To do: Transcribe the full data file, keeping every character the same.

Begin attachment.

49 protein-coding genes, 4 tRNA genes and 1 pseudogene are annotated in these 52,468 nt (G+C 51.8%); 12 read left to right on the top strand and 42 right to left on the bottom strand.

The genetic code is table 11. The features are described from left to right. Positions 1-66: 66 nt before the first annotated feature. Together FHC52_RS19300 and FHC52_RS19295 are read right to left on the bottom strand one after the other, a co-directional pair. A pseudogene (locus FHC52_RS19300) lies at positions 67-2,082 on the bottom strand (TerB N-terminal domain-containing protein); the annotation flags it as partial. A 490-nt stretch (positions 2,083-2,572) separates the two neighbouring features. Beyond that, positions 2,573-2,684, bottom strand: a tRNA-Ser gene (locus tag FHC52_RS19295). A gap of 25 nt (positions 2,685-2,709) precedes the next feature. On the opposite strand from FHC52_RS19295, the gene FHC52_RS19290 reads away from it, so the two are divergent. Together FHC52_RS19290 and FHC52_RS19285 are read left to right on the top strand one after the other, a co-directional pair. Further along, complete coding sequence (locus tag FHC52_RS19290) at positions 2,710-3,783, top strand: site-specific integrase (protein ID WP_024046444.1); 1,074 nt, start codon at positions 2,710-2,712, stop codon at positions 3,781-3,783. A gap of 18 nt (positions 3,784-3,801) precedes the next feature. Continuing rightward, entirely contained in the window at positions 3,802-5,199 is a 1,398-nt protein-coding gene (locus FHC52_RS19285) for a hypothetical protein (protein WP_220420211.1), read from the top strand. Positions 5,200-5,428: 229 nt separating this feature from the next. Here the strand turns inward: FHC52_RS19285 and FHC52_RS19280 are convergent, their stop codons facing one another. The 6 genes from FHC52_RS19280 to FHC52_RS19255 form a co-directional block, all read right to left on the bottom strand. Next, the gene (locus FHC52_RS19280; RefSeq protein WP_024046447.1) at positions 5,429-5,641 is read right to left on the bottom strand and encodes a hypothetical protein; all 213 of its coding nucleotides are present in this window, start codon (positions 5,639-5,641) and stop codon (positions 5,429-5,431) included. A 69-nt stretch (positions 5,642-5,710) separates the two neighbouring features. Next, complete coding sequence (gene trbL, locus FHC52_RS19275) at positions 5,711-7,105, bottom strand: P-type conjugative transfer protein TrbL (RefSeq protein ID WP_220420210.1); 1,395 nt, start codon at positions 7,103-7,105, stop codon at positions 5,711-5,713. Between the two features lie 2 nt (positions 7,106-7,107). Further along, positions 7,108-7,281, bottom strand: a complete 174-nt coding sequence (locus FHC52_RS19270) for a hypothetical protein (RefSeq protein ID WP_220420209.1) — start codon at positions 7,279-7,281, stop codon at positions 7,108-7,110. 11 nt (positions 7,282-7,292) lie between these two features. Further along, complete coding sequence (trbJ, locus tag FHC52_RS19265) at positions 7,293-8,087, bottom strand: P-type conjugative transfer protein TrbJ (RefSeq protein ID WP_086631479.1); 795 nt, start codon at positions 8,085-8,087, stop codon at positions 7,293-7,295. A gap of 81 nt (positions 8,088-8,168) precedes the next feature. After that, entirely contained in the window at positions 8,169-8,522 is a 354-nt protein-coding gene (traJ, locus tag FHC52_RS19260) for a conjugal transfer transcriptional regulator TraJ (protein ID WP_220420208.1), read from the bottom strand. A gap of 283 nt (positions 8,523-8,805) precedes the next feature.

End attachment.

49 protein-coding genes, 4 tRNA genes and 1 pseudogene are annotated in these 52,468 nt (G+C 51.8%); 12 read left to right on the top strand and 42 right to left on the bottom strand.

The genetic code is table 11. The features are described from left to right. Positions 1-66: 66 nt before the first annotated feature. Together FHC52_RS19300 and FHC52_RS19295 are read right to left on the bottom strand one after the other, a co-directional pair. A pseudogene (locus FHC52_RS19300) lies at positions 67-2,082 on the bottom strand (TerB N-terminal domain-containing protein); the annotation flags it as partial. A 490-nt stretch (positions 2,083-2,572) separates the two neighbouring features. Beyond that, positions 2,573-2,684, bottom strand: a tRNA-Ser gene (locus tag FHC52_RS19295). A gap of 25 nt (positions 2,685-2,709) precedes the next feature. On the opposite strand from FHC52_RS19295, the gene FHC52_RS19290 reads away from it, so the two are divergent. Together FHC52_RS19290 and FHC52_RS19285 are read left to right on the top strand one after the other, a co-directional pair. Further along, complete coding sequence (locus tag FHC52_RS19290) at positions 2,710-3,783, top strand: site-specific integrase (protein ID WP_024046444.1); 1,074 nt, start codon at positions 2,710-2,712, stop codon at positions 3,781-3,783. A gap of 18 nt (positions 3,784-3,801) precedes the next feature. Continuing rightward, entirely contained in the window at positions 3,802-5,199 is a 1,398-nt protein-coding gene (locus FHC52_RS19285) for a hypothetical protein (protein WP_220420211.1), read from the top strand. Positions 5,200-5,428: 229 nt separating this feature from the next. Here the strand turns inward: FHC52_RS19285 and FHC52_RS19280 are convergent, their stop codons facing one another. The 6 genes from FHC52_RS19280 to FHC52_RS19255 form a co-directional block, all read right to left on the bottom strand. Next, the gene (locus FHC52_RS19280; RefSeq protein WP_024046447.1) at positions 5,429-5,641 is read right to left on the bottom strand and encodes a hypothetical protein; all 213 of its coding nucleotides are present in this window, start codon (positions 5,639-5,641) and stop codon (positions 5,429-5,431) included. A 69-nt stretch (positions 5,642-5,710) separates the two neighbouring features. Next, complete coding sequence (gene trbL, locus FHC52_RS19275) at positions 5,711-7,105, bottom strand: P-type conjugative transfer protein TrbL (RefSeq protein ID WP_220420210.1); 1,395 nt, start codon at positions 7,103-7,105, stop codon at positions 5,711-5,713. Between the two features lie 2 nt (positions 7,106-7,107). Further along, positions 7,108-7,281, bottom strand: a complete 174-nt coding sequence (locus FHC52_RS19270) for a hypothetical protein (RefSeq protein ID WP_220420209.1) — start codon at positions 7,279-7,281, stop codon at positions 7,108-7,110. 11 nt (positions 7,282-7,292) lie between these two features. Further along, complete coding sequence (trbJ, locus tag FHC52_RS19265) at positions 7,293-8,087, bottom strand: P-type conjugative transfer protein TrbJ (RefSeq protein ID WP_086631479.1); 795 nt, start codon at positions 8,085-8,087, stop codon at positions 7,293-7,295. A gap of 81 nt (positions 8,088-8,168) precedes the next feature. After that, entirely contained in the window at positions 8,169-8,522 is a 354-nt protein-coding gene (traJ, locus tag FHC52_RS19260) for a conjugal transfer transcriptional regulator TraJ (protein ID WP_220420208.1), read from the bottom strand. A gap of 283 nt (positions 8,523-8,805) precedes the next feature.